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At Home In The Wilderness Part IV:
Hunting and Traps

by Tom Brown Jr.

from Mother Earth News, Issue #74


Most people, when trying to imagine how they might react if faced with a survival situation, immediately focus their attention on the problem of obtaining food. However (as those of you who've read the earlier installments in this series of articles already know), filling one's belly rates pretty low in the list of wilderness survival priorities . . . following shelter, water, and—especially in cold climates—fire.

The fact is that almost any reasonably healthy human being can get along for quite a few days with no food at all . . . and would suffer only hunger, and perhaps attendant stomach cramps, as a result of doing so. Therefore, the time for the survivalist to begin foraging for edibles is only after his or 'her more urgent needs have been taken care of.


CLOCKWISE FROM LEFT: The "business end" of the very effective rolling snare . . . and the trigger mechanism .... The figure 4 deadfall . . . its upper notch . . . and the lower joint. Note that the components just barely mesh. This kind of assembly makes for a sensitive trigger . . . . Detail of the Paiute deadfall's trigger . . . and the complete, ready-to-drop trap . . . . It's best to be cautious when setting the rolling snare.  



Now in most parts of North America, the most easily collected survival foods are wild plants. However, since many native vegetables aren't available in the winter months (and because most regular MOTHER-readers already have a pretty fair grounding in edible plant indentification), I've decided to discuss methods of gathering animal foods here. And the techniques that I'll focus on are hunting (with a simple throwing stick) and trapping.


Naturally, when eating is a matter of life or death (as it could be if you were stranded for an extended period of time), an individual can't allow his or her dietary preferences to get in the way. You should know, then, that virtually all mammals are edible (in fact, when skinned and cleaned, very few animals can't be safely used as food). It's important, however, to avoid eating any creatures that show signs of sickness . . . and, if possible, to cook all meat (usually either on a spit or in a crude stew) until it's well done. Remember, too, that such protein sources as grubs, grasshoppers, cicadas, katydids, and crickets shouldn't be passed up!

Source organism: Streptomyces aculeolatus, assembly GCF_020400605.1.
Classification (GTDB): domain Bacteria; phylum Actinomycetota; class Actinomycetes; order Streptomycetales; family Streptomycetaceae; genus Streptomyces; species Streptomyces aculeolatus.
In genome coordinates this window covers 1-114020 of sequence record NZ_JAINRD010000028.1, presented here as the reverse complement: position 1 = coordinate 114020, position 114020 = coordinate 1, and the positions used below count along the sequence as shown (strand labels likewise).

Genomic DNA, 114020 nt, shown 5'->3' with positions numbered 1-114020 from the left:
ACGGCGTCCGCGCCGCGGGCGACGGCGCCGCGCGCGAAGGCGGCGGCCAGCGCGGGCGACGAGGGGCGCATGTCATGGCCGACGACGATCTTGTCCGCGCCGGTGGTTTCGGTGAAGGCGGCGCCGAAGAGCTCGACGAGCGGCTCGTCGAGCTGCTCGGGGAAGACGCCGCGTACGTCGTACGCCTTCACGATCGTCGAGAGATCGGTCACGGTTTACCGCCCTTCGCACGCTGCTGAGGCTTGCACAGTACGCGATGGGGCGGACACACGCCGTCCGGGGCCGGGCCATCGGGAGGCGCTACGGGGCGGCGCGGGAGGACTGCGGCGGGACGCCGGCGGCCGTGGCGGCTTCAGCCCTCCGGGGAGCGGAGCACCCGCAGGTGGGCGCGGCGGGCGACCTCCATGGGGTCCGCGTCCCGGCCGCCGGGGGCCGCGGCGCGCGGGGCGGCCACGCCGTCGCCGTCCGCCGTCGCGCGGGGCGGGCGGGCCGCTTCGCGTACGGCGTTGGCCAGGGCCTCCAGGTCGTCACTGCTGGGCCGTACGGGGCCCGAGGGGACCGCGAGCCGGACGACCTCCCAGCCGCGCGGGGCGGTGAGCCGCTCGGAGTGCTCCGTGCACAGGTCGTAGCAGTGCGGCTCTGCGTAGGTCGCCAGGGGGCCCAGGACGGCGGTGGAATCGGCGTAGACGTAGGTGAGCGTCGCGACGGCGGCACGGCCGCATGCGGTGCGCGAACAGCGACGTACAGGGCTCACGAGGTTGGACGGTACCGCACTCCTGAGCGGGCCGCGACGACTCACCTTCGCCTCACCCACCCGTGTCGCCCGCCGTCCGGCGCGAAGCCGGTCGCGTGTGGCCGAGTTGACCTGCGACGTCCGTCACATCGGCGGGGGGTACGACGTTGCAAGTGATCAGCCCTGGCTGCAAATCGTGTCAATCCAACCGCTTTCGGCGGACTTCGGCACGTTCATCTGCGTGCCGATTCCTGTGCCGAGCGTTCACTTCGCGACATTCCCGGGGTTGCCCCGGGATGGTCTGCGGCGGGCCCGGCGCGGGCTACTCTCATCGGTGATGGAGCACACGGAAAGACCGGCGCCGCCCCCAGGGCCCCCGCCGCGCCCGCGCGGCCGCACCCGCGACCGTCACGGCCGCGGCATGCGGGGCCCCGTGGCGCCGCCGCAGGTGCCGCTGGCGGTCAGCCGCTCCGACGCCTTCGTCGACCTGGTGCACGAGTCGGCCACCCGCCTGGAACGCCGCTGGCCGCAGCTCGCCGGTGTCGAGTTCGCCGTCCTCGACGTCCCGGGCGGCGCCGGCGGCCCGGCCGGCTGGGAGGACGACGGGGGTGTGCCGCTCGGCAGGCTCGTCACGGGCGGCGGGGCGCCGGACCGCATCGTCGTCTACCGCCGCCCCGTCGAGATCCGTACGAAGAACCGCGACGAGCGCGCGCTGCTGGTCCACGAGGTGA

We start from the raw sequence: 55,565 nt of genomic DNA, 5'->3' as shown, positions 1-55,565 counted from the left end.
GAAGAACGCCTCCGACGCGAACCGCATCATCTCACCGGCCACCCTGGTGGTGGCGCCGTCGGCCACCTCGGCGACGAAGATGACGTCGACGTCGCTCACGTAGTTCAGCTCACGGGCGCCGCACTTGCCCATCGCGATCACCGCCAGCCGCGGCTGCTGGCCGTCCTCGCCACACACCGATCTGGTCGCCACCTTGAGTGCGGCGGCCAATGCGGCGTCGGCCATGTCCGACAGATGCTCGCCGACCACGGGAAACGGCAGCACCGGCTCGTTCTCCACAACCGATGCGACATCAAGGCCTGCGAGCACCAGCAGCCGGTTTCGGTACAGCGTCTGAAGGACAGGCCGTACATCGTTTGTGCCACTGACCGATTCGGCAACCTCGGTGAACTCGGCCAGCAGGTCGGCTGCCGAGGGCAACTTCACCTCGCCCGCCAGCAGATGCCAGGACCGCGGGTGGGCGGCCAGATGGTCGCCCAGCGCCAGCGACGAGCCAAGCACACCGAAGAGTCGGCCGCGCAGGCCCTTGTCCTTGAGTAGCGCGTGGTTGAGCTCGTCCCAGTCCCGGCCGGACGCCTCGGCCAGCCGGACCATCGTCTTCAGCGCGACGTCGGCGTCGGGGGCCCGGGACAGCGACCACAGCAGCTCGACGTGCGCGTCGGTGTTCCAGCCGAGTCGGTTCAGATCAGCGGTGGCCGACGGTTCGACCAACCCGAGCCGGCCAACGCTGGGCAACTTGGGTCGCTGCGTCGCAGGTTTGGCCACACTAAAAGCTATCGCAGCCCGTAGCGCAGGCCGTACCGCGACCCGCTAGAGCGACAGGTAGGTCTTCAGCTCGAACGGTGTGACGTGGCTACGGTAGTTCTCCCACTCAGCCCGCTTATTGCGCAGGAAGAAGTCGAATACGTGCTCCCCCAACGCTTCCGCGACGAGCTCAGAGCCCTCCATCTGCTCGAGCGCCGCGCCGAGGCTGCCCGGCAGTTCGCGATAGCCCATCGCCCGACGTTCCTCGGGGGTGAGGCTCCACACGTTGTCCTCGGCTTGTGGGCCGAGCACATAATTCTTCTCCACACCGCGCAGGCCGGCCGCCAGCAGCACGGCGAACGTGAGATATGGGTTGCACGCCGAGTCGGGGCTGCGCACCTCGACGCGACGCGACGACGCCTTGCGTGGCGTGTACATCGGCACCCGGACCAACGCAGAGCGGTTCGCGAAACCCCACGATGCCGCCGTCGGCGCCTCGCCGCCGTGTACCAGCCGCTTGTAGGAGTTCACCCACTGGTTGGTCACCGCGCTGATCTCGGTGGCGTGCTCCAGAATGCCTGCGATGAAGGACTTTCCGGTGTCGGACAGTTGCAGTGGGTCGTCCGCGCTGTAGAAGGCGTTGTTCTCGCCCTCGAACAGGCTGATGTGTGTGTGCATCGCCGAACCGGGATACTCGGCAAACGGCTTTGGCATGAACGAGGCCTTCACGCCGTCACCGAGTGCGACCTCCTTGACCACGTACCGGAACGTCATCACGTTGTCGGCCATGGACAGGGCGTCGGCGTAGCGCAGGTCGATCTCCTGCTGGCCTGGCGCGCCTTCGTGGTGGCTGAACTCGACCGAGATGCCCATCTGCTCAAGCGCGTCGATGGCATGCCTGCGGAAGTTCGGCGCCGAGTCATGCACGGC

A basic throwing stick is, quite simply, a sturdy hunk of branch. The optimum size and shape will vary somewhat, depending upon personal preference, but I like a stick about 2-1/2 feet long and approximately half as thick as my wrist. Of course, some primitive peoples have turned the making of throwing sticks into an art form (consider the Australian kylie, or hunting boomerang, which is carved to an aerodynamic profile that actually allows it to fly farther than an unshaped stick of similar size and weight could be thrown). But for our purposes, we'll be discussing the handling of a weapon that requires nothing more, perhaps, than being broken to a comfortable length before it's put to use.